Source: http://www.nwitimes.com, December 18, 2017
By: Sarah Reese
The U.S Environmental Protection Agency said Monday it issued two unilateral administrative orders to six companies to clean up soil and indoor dust at the USS Lead Superfund site.
The soil cleanup ordered for zone 2 — the second of three residential cleanup areas at the Superfund site — could cost the potentially responsible parties $24 million, EPA said. The projected cost to complete indoor dust cleanup in zones 2 and 3 was $2.25 million.
EPA issues unilateral orders under several circumstances, including when potentially responsible parties don’t agree to perform cleanup work through a judicial consent decree or an administrative order of consent. Unilateral orders also are issued if potentially responsible parties refuse to perform work they previously agreed to under a settlement agreement.
EPA did not immediately respond to questions about circumstances leading up to the unilateral orders for the USS Lead site.
The potentially responsible parties include USS Lead, Atlantic Richfield Co., E.I. du Pont de Nemours and Co., The Chemours Co., U.S. Metals Refining Co. and Mueller Industries. The companies are liable for implementing all activities and will be responsible for ensuring the work performed by their contractors and subcontractors meets all requirements, according to the orders.
Atlantic Richfield is a successor to Anaconda Lead Products Co., International Lead Refining Co. and International Smelting and Refining. Mueller Industries is a successor to U.S. Smelting and Refining and Mining Co., which later changed its name to UV Industries Inc., and Sharon Steel Corp.
EPA completed soil cleanups at 109 properties in zone 2 this year and cleaned indoor dust at more than 64 homes with funds from a $16 million March 2017 administrative settlement agreement with Atlantic Richfield, DuPont, Chemours and Metals Refining. The agreement expires early next year.
The companies have five days from Dec. 14 to request a conference with EPA, after which time the orders become effective. The companies also must submit a written notice of their intent to comply on or before the effective date, the orders say.
Residents remain concerned
The new administrative orders direct the companies to continue soil cleanup in zone 2 and indoor dust cleanup in zones 2 and 3, EPA said.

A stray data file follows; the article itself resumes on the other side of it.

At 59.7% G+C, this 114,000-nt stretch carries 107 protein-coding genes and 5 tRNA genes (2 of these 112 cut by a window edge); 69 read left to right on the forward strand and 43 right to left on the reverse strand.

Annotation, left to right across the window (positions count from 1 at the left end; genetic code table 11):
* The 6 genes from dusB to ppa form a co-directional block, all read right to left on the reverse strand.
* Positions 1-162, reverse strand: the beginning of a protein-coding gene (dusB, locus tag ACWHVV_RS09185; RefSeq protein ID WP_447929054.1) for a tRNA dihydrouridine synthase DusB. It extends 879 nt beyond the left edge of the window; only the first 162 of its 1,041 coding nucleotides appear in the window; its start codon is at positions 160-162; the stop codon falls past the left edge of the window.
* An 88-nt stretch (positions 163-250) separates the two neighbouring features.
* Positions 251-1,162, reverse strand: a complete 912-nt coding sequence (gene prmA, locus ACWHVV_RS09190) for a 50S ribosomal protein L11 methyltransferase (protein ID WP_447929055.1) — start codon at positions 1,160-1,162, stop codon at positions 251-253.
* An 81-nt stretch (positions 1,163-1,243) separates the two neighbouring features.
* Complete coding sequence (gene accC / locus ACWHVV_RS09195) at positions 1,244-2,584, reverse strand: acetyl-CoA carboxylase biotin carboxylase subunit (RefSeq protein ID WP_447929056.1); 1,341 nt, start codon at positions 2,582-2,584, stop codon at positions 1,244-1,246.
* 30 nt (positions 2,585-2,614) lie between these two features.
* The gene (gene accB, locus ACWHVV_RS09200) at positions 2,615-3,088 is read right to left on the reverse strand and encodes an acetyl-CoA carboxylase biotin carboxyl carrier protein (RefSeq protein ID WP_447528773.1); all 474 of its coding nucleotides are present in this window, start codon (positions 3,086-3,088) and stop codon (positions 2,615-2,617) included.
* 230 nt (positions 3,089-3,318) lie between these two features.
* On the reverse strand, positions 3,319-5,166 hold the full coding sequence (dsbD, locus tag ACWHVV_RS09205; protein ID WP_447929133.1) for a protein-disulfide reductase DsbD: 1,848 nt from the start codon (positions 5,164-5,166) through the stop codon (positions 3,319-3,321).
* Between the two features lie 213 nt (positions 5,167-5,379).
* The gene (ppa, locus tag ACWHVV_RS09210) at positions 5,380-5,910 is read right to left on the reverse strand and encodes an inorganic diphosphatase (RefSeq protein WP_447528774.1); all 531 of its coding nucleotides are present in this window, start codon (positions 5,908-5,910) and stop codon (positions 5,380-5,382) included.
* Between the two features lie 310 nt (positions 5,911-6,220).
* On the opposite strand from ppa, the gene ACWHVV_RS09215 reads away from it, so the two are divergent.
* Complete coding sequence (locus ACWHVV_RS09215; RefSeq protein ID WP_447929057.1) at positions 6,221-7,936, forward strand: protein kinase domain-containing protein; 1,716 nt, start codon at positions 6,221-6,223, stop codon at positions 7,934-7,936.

“The soil cleanup in zone 2 is expected to satisfy all of the requirements outlined in EPA’s 2012 Record of Decision,” according to a news release. “EPA will also ensure that the potentially responsible parties follow agency protocol on interior dust sampling and cleanup.”
If EPA determines additional cleanup work is necessary to protect public health, welfare or the environment, the agency can modify or issue new orders.
Debbie Chizewer, an attorney at Northwestern University’s Pritzker Law School’s Environmental Law Clinic, said it’s encouraged that EPA is pursing additional soil and indoor dust cleanups.
“Residents remain concerned that even if the cleanup is executed as promised, their properties and homes will not be safe,” she said.
The current plan omits indoor dust cleanups in hundreds of homes, and the standards EPA uses to determine which homes receive dust cleanups remain a concern, she said.
EPA last week said the estimated cost for soil cleanup in zones 2 and 3 has nearly quadrupled from $22.8 million in 2012 to $84.9 million, according to a proposed explanation of significant differences document.
The federal agency plans to continue soil cleanups in zone 3 under a $26 million consent decree in 2014. The consent decree covered soil cleanups in zones 1 and 3.
Comment periods still open
The $84.9 million in estimated costs do not include indoor dust cleanup or excavation work in zone 1, the site of the now-empty West Calumet Housing Complex.
Excavation work in zone 1 has been put on hold as the East Chicago Housing Authority prepares to demolish the complex and EPA continues work on a revised feasibility study.
EPA said the remedy, originally selected in a 2012 Record of Decision, for zone 1 will change along with the estimated cost. Therefore, the agency plans to document the changes in a Record of Decision amendment.
EPA started a 60-day comment period Monday on the estimated cost increase. The agency also plans to schedule a public meeting next month.
The agency also is accepting public comments on a proposed $22.6 million plan to clean up and mitigate exposures at the former DuPont industrial site, which is southeast of zones 2 and 3.
Several residents have been fighting for a say in court on the 2014 consent decree for the USS Lead site. Oral arguments on their motion to intervene are scheduled for 1 p.m. Jan. 16 before U.S. District Judge Philip Simon.
EPA Administrator Scott Pruitt on Dec. 8 named the USS Lead site to a list of 21 Superfund sites in the U.S. to be targeted for “immediate and intense attention.”